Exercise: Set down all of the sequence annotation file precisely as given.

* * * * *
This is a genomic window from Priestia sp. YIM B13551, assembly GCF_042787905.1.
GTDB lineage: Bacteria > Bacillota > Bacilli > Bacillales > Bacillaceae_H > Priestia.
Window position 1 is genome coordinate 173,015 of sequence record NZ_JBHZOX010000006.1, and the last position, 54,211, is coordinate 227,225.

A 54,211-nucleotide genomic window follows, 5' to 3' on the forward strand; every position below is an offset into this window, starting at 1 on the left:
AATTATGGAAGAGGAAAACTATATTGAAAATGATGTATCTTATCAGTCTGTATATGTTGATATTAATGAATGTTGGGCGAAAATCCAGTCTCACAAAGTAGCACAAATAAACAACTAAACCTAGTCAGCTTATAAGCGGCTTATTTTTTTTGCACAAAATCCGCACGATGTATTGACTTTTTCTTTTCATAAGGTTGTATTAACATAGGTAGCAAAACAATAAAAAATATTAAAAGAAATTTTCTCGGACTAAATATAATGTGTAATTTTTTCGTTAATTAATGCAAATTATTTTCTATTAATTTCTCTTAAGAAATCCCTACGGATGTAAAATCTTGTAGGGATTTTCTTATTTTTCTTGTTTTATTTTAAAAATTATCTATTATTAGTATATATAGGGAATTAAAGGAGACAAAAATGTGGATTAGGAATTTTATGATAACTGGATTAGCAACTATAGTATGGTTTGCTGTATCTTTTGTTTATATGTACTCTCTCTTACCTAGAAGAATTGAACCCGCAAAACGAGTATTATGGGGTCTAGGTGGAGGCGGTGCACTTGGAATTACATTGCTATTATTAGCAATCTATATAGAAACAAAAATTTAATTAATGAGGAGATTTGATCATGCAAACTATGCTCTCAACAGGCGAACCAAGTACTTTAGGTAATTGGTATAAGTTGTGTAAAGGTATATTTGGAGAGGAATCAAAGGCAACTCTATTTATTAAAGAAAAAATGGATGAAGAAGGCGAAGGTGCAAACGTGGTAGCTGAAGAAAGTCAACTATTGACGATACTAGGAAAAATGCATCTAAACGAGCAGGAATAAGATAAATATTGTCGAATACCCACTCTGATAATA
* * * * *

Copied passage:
This is a genomic window from Priestia sp. YIM B13551, assembly GCF_042787905.1.
GTDB lineage: Bacteria > Bacillota > Bacilli > Bacillales > Bacillaceae_H > Priestia.
Window position 1 is genome coordinate 173,015 of sequence record NZ_JBHZOX010000006.1, and the last position, 54,211, is coordinate 227,225.

A 54,211-nucleotide genomic window follows, 5' to 3' on the forward strand; every position below is an offset into this window, starting at 1 on the left:
AATTATGGAAGAGGAAAACTATATTGAAAATGATGTATCTTATCAGTCTGTATATGTTGATATTAATGAATGTTGGGCGAAAATCCAGTCTCACAAAGTAGCACAAATAAACAACTAAACCTAGTCAGCTTATAAGCGGCTTATTTTTTTTGCACAAAATCCGCACGATGTATTGACTTTTTCTTTTCATAAGGTTGTATTAACATAGGTAGCAAAACAATAAAAAATATTAAAAGAAATTTTCTCGGACTAAATATAATGTGTAATTTTTTCGTTAATTAATGCAAATTATTTTCTATTAATTTCTCTTAAGAAATCCCTACGGATGTAAAATCTTGTAGGGATTTTCTTATTTTTCTTGTTTTATTTTAAAAATTATCTATTATTAGTATATATAGGGAATTAAAGGAGACAAAAATGTGGATTAGGAATTTTATGATAACTGGATTAGCAACTATAGTATGGTTTGCTGTATCTTTTGTTTATATGTACTCTCTCTTACCTAGAAGAATTGAACCCGCAAAACGAGTATTATGGGGTCTAGGTGGAGGCGGTGCACTTGGAATTACATTGCTATTATTAGCAATCTATATAGAAACAAAAATTTAATTAATGAGGAGATTTGATCATGCAAACTATGCTCTCAACAGGCGAACCAAGTACTTTAGGTAATTGGTATAAGTTGTGTAAAGGTATATTTGGAGAGGAATCAAAGGCAACTCTATTTATTAAAGAAAAAATGGATGAAGAAGGCGAAGGTGCAAACGTGGTAGCTGAAGAAAGTCAACTATTGACGATACTAGGAAAAATGCATCTAAACGAGCAGGAATAAGATAAATATTGTCGAATACCCACTCTGATAATA